The Boys #43


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The Boys #43


  • Words: Garth Ennis
  • Art: Darick Robertson & Richard P. Clark
  • Colors: Tony Avina
  • Story Title: The Innocents, Conclusion
  • Publisher: Dynamite Entertainment
  • Price: $2.99
  • Release Date: Jun 16, 2010

The Boys, created by Garth Ennis and Darick Robertson almost five years ago, has lasted forty-three issues of peaks and valleys when it comes to success, as well as content and quality. An issue of The Boys was sure to deliver a few things, without fail. Foul language, shocking violence, and sick humor. Disguised in all that, though, is the bittersweet story of a young man healing from the death of his girlfriend. Since then, this man (Wee Hughie) has learned to move on, fight for justice, and finds himself in the middle of something much bigger than he could’ve imagined.

The series began with the brutal and accidental murder of Wee Hughie’s loved one by a super and has since chronicled his journey from forlorn survivor to revenge thirsty crusader, but never truly losing his humanity. Hughie is growing into a hero, and we’ve been witness to his rise in confidence, dedication, and maturity. Most recently, he’s learned to love again and this makes him a more steadfast man. Unbeknownst to him, though, she’s a Supe, which doesn’t sit well with his boss. Hughie’s loyalties are put into question for all the wrong reasons.

The main question for us as readers though has been, can all of the things Hughie’s seen and done be reconciled in the eyes of his new and former loves? Just how much has he changed and is it all for the better? During the course of this last arc, "The Innocents," which concludes with this issue, Hughie’s been put to the test as a teammate and man. He’s been placed in an impossible situation and given the opportunity to rise above it. All those responsible for his predicament, from the suits at Vought American to his brash team leader, The Butcher, have little faith in Hughie’s ability to overcome and survive. Sure, he doesn’t necessarily win every scuffle, but he blindly leads with his heart, making him the most heroic character in this post-modern mash-up/lampooning of superhero comics.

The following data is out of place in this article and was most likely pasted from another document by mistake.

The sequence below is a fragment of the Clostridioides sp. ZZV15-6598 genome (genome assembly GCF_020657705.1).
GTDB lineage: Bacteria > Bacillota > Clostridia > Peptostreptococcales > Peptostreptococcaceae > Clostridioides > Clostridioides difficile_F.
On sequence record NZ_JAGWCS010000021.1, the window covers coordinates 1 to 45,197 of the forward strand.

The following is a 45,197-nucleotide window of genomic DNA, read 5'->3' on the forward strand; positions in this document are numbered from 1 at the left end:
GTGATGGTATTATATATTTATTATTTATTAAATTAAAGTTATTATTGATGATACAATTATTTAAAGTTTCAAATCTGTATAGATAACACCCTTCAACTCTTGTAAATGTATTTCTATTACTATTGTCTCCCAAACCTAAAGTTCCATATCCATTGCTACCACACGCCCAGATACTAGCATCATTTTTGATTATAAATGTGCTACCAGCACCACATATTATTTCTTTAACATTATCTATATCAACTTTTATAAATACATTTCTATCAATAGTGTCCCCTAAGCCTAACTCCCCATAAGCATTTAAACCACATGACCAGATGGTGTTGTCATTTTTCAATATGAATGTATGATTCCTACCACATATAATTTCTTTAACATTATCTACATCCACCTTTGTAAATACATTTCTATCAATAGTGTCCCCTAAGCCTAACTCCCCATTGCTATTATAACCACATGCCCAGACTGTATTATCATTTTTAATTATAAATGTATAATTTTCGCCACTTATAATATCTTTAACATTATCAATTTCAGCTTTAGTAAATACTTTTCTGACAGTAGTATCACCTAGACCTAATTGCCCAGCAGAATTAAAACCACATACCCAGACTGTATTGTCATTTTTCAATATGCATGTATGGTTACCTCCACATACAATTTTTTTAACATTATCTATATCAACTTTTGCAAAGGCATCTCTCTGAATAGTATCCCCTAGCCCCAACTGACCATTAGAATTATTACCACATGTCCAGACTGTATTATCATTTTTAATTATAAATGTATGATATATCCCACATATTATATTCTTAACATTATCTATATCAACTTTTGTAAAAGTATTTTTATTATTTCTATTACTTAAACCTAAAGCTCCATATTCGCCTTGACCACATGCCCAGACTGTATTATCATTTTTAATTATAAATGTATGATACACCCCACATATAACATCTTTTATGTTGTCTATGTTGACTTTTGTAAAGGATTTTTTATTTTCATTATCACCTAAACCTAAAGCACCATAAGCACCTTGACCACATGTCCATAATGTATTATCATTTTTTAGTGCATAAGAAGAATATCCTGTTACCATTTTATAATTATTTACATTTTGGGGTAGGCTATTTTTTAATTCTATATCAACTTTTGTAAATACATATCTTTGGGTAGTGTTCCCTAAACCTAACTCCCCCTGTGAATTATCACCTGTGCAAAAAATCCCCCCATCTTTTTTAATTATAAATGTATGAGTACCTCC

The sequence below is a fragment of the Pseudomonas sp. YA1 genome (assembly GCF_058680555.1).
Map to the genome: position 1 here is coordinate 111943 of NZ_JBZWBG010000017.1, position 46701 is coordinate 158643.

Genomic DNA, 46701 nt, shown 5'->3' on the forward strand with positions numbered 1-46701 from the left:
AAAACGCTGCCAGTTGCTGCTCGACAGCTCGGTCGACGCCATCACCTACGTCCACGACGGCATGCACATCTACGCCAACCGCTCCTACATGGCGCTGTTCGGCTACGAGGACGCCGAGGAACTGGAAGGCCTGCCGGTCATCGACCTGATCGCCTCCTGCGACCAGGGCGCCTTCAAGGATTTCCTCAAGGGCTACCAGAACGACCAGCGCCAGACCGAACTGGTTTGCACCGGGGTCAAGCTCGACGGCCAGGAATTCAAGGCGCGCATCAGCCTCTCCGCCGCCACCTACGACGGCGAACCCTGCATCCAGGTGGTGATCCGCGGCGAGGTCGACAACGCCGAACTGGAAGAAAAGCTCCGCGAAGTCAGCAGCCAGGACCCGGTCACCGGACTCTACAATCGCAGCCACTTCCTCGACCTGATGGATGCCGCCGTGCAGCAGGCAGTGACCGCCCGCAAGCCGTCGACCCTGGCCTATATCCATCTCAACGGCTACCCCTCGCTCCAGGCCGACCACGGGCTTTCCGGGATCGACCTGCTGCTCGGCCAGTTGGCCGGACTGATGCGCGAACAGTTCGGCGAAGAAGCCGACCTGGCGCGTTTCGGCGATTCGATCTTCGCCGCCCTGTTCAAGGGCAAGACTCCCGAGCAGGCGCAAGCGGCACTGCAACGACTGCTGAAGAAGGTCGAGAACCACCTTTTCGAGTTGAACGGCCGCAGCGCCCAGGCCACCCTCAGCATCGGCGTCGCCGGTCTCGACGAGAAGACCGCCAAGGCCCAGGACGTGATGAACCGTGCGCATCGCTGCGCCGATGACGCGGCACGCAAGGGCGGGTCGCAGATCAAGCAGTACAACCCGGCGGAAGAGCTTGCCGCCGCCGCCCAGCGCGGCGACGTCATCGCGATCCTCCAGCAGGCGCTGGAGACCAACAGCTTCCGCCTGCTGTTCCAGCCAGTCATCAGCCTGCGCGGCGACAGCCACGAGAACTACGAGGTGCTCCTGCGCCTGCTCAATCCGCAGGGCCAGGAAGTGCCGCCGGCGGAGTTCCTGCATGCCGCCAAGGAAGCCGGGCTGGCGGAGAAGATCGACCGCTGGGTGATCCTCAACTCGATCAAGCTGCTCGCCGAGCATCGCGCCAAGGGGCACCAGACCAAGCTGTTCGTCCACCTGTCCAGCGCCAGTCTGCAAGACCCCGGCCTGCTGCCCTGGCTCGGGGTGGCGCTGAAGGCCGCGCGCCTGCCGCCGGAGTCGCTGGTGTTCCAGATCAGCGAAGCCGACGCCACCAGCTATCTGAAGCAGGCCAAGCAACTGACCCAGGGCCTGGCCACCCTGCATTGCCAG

The beauty of The Boys is its shameless and simultaneous lambasting of superhero clichés as well as corporate American culture. The creators have melded the extremes of each faction and created a correlation that makes sense and feels spot on. It’s as though the marriage between these ultra conservative and power hungry entities had always been. Just like assigning different a Lantern Corps to each color of the spectrum, it’s an amazingly simple idea that’s given credence by the way it’s handled.

Darick Robertson’s pencils are reliable as usual, getting the assist from Richard P. Clark. I’m not sure about the extent of Clark’s contribution but the work between the two artists is relatively seamless and doesn’t detract from the story. Many times when art duties are shared, it’s potentially jarring. As a reader of a long form story like this, the consistency in visuals and tone is very welcome and appreciated. Robertson has set the tone for this series and at no point does it deviate.

Special kudos goes to the writer and artists for the physical climax halfway through the book. The action is well handled, well executed, and brutal to watch. This book is no stranger to violence, so it runs the risk of numbing its readers. In this instance, though, they succeeded in making us care so much for those involved that the altercation took on more meaning. It’s a successful connection of medium and audience when you can witness a fictional character getting hurt more than he ever has before and you wince. In that moment, you genuinely care for this person that’s never even taken a breath in the real world.

That care is what makes or breaks a book like The Boys. With a story and style that’s so beyond the confines of normalcy and social decency, it’s with this show of heart that the creators can maintain survival and success.

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